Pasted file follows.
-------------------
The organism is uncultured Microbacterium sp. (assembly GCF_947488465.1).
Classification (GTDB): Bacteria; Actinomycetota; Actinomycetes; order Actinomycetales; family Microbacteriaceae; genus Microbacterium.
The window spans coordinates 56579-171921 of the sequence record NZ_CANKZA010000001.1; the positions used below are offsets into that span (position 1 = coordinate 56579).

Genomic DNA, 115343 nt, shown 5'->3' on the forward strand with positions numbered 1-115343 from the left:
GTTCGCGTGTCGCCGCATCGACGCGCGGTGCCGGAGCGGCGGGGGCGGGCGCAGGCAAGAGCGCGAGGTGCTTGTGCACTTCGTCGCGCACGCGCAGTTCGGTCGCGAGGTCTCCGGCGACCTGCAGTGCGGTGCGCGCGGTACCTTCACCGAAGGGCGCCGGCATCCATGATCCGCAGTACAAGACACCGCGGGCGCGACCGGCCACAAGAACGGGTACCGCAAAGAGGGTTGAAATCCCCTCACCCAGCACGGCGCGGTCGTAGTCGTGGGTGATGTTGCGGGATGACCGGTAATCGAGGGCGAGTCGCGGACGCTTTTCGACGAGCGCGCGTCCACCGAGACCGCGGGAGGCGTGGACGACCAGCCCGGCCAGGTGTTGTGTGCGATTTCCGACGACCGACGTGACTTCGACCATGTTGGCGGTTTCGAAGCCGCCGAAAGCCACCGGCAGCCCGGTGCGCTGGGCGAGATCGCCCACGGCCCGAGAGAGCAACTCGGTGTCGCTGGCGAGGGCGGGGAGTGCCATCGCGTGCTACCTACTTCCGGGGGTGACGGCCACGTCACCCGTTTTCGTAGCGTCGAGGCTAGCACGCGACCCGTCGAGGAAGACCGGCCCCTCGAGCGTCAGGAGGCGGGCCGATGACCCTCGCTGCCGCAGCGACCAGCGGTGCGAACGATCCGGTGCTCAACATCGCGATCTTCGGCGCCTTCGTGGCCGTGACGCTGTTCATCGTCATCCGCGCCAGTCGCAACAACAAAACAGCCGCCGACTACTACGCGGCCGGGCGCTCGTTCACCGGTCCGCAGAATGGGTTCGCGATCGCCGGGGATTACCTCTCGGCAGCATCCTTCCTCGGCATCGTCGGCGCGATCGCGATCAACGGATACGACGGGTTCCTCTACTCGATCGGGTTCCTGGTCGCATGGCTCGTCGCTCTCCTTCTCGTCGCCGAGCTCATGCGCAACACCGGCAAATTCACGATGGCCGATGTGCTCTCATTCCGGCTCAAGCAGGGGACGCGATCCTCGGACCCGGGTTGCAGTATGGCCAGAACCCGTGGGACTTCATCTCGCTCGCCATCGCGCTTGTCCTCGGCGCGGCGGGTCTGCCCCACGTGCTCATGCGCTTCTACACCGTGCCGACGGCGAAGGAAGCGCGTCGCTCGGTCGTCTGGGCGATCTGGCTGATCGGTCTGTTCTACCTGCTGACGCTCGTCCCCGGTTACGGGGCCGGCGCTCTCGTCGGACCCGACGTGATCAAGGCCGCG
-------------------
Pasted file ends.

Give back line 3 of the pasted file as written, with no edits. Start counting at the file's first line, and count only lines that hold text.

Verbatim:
The window spans coordinates 56579-171921 of the sequence record NZ_CANKZA010000001.1; the positions used below are offsets into that span (position 1 = coordinate 56579).